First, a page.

around me in my dusty chore clothes. The hems
of their long coats were frayed and spinning.
They worked me over like a choir. Beckoning
“choose me, pick this, why not here?
Why not this?”
Last week during the Sanctus my arms
rose on instinct, a ghosted gunrise
on a rooster pheasant.
Like some screwball charismatic, but
I heard the wingbeats. My life list
of birds grows daily.
But it isn’t a secret anymore. Dun quails whisper
“make some trouble over me. I am
worthy of sacrifice.”
My head is clean. My feet and hands are washed.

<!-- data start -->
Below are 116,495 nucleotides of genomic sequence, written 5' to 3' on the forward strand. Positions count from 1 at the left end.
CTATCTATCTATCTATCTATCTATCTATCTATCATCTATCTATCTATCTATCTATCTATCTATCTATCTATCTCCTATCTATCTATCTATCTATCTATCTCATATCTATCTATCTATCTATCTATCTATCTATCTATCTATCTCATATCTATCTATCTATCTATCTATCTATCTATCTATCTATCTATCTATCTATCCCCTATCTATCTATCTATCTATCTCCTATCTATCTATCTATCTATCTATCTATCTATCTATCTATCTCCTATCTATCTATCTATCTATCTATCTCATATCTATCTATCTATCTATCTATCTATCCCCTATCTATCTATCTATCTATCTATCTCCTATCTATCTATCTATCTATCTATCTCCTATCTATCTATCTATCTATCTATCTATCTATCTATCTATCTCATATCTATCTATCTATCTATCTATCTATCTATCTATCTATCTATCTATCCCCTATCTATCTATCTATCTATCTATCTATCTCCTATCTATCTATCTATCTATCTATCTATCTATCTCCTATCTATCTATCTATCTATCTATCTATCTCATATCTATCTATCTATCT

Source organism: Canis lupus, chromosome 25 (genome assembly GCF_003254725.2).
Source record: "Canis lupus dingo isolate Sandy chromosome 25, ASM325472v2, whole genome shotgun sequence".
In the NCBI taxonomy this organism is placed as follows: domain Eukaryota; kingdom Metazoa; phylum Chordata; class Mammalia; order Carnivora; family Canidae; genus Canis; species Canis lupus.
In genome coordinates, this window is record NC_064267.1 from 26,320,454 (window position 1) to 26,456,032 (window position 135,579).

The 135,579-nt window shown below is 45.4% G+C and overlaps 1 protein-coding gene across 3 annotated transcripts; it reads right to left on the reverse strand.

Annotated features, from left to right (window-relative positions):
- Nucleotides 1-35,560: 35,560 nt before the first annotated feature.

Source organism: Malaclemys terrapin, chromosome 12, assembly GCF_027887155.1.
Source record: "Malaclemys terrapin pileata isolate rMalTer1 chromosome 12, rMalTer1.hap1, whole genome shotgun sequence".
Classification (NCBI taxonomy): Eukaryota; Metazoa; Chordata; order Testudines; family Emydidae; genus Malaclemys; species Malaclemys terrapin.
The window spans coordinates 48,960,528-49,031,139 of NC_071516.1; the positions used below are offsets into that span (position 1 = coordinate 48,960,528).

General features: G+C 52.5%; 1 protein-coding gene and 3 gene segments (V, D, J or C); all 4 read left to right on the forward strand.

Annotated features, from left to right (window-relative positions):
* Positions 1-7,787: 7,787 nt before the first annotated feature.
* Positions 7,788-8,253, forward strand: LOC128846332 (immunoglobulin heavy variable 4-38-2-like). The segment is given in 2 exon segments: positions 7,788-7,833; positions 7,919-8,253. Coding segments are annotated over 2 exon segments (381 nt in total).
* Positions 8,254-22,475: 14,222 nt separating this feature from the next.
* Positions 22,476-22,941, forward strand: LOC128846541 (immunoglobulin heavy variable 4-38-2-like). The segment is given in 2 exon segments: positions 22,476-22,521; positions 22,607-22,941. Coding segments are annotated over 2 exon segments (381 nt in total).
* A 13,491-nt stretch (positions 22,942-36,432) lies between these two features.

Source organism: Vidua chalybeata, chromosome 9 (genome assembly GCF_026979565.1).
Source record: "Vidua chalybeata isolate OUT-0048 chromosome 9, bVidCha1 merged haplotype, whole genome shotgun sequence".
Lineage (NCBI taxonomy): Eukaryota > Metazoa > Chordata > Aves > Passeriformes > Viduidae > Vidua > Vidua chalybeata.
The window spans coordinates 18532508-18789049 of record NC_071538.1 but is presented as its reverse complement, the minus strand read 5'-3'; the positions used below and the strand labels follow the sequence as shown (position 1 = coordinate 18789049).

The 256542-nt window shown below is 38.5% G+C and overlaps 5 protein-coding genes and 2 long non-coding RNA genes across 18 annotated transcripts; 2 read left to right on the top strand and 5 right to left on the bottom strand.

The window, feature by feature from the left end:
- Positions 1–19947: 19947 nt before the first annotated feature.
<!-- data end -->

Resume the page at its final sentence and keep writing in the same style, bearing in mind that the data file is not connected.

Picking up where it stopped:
I have been here many times and for many times
this will come after.
Bio: Scott McCloud teaches, farms and writes near Walton, Kansas. His chapbook, Tallgrass Prairie Burn Cycle (2011 Full Metal Faith Press) features prairie, farming, sexuality and prayer as intimates. Market gardens, birding, hunting and fishing are touchstones and a childhood of churchly work ruptures his craft. He blogs at http://originalface.tumblr.com email@example.com
Guest Editor Diane Wahto has an MFA in creative writing from Wichita State University. Her poem, “Someone Is Always Watching,” won the American Academy of Poets award. Recently, her poems “The Conspiracy of Coffee” and “After the Storm” were published in Active Aging. She, her husband, and two dogs live in Wichita, Kansas. firstname.lastname@example.org